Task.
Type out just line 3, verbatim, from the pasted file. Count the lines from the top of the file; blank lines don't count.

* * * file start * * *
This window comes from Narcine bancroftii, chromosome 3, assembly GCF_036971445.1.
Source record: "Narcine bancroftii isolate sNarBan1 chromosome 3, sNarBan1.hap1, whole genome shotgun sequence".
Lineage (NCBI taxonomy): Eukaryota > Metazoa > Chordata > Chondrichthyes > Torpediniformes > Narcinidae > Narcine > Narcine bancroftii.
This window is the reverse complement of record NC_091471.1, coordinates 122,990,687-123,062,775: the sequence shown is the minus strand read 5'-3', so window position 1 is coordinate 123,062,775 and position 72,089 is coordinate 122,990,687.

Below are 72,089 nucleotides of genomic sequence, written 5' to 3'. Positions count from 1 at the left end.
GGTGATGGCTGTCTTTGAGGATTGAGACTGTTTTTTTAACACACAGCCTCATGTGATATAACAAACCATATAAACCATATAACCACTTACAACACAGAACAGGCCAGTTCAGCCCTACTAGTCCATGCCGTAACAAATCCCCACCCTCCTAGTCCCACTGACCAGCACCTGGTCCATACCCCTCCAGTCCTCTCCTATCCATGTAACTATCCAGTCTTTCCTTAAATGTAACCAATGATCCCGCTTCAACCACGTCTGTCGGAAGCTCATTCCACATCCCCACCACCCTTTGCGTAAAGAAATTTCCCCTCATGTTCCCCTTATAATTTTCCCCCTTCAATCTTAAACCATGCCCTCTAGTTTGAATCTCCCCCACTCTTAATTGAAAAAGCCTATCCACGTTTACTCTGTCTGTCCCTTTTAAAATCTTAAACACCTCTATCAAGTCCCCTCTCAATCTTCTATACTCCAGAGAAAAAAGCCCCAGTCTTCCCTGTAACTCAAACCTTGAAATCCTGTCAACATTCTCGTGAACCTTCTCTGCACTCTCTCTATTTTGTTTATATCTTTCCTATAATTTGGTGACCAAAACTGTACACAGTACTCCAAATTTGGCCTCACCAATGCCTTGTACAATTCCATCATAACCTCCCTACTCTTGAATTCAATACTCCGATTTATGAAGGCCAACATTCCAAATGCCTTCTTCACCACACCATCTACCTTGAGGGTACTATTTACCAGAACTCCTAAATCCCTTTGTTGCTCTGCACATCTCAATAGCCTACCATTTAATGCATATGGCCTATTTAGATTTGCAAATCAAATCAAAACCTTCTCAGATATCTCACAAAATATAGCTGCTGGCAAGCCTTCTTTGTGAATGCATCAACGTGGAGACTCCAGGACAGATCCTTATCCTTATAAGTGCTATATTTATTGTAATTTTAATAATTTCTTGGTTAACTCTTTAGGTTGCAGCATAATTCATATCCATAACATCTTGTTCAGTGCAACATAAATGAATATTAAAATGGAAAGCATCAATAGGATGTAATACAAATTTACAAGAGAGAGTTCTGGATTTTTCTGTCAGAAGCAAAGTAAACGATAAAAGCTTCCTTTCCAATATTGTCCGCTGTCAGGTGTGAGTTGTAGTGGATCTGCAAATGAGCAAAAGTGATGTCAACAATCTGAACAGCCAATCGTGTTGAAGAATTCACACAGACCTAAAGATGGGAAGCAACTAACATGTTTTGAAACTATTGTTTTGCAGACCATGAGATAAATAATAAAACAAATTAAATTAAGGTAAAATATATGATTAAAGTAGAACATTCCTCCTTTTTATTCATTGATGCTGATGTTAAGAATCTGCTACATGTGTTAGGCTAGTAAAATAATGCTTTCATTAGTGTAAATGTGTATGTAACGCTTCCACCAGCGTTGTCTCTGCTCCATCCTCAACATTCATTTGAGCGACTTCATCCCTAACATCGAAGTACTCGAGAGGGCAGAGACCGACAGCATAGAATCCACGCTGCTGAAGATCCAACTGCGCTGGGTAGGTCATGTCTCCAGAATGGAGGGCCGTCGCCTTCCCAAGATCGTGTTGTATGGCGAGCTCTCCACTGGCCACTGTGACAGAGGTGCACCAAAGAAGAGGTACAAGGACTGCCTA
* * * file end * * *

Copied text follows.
Lineage (NCBI taxonomy): Eukaryota > Metazoa > Chordata > Chondrichthyes > Torpediniformes > Narcinidae > Narcine > Narcine bancroftii.